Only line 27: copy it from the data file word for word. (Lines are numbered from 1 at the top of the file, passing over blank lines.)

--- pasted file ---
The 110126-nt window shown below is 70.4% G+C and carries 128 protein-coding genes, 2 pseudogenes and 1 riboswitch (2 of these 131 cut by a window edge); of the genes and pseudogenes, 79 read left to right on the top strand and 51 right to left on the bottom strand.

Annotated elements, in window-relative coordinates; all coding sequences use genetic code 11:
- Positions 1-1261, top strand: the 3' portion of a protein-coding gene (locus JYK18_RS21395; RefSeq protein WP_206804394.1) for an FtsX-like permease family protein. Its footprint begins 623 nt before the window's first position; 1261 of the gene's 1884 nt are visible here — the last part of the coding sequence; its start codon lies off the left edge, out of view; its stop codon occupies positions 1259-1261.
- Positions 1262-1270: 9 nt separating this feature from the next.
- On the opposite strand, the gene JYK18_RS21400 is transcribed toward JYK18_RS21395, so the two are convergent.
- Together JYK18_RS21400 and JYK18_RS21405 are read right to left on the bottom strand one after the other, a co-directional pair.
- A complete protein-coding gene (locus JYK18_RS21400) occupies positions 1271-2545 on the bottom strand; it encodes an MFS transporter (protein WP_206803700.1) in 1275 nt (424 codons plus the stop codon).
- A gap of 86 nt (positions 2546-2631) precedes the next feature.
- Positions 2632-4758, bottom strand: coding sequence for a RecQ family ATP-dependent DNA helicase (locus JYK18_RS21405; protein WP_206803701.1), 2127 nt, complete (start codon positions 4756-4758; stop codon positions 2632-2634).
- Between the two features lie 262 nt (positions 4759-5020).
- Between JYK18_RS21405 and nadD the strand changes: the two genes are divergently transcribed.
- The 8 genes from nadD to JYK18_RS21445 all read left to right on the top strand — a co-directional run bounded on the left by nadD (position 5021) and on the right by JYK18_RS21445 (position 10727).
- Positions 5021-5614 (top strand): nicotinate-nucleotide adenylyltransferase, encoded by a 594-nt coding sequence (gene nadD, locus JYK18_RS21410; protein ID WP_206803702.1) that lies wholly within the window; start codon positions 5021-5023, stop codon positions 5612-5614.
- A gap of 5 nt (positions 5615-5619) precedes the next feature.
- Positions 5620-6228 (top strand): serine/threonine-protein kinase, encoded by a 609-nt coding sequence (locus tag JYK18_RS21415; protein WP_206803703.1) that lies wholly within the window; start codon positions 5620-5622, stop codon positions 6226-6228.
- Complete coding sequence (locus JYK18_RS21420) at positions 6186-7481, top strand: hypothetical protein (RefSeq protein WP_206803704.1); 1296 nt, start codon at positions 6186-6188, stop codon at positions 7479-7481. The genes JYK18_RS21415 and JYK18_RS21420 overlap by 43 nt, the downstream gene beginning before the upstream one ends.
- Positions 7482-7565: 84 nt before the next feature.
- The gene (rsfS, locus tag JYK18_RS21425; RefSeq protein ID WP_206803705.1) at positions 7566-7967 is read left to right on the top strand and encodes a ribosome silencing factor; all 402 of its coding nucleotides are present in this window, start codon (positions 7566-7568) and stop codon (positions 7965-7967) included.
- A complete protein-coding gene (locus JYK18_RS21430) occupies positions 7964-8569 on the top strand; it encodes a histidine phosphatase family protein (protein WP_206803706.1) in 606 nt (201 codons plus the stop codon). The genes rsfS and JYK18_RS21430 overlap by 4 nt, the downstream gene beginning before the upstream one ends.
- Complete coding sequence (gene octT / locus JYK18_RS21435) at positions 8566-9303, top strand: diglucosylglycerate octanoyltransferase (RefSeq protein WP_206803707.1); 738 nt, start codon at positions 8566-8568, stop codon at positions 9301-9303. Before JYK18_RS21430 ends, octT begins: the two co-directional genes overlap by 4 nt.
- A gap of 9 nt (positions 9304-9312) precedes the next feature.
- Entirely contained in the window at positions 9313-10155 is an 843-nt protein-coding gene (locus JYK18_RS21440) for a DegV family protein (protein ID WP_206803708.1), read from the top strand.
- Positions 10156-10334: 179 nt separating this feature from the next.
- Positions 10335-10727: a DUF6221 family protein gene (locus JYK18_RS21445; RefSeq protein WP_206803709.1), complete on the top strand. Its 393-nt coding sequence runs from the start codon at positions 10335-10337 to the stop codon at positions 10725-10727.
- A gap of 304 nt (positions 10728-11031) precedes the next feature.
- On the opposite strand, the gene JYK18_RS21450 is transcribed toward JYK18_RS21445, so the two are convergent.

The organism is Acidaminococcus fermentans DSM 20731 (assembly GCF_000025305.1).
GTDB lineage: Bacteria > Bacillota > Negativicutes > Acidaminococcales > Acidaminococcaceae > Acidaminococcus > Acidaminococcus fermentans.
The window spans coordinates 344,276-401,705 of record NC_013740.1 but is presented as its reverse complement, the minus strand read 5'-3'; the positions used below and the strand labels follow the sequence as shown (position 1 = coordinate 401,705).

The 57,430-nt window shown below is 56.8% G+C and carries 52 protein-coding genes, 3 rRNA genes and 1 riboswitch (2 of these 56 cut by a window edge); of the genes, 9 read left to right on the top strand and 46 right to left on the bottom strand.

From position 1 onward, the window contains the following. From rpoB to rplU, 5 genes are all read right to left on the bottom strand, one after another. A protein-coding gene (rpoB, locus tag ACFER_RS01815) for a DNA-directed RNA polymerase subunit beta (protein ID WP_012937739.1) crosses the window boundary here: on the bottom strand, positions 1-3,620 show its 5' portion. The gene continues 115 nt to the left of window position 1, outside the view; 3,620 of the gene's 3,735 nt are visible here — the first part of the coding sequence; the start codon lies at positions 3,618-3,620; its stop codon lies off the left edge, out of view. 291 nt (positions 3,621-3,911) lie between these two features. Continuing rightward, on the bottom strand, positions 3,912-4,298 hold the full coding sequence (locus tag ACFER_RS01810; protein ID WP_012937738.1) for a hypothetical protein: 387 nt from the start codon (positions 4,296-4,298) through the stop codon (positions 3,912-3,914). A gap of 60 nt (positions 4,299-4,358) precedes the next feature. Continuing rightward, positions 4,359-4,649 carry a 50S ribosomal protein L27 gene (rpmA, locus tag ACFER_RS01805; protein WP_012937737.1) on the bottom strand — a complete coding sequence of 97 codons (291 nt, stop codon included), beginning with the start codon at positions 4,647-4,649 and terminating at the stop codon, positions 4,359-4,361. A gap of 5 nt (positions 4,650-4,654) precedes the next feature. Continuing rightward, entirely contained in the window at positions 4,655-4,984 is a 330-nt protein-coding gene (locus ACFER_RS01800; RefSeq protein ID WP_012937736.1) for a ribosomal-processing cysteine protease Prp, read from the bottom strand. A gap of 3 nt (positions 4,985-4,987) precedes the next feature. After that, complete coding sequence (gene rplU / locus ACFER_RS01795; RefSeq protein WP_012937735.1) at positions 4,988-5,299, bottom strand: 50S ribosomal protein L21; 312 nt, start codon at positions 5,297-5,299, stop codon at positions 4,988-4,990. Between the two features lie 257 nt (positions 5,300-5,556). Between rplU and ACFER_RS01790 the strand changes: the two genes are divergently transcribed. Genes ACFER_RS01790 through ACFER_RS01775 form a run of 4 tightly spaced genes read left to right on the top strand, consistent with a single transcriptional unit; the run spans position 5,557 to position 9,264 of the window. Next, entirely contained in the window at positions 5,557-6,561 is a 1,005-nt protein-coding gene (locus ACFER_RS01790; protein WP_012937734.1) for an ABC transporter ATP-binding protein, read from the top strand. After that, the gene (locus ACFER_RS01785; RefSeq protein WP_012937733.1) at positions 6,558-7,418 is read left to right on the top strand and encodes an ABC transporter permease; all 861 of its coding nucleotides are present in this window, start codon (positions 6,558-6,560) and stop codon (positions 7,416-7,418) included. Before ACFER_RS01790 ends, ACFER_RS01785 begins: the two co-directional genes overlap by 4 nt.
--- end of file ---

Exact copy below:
The organism is Acidaminococcus fermentans DSM 20731 (assembly GCF_000025305.1).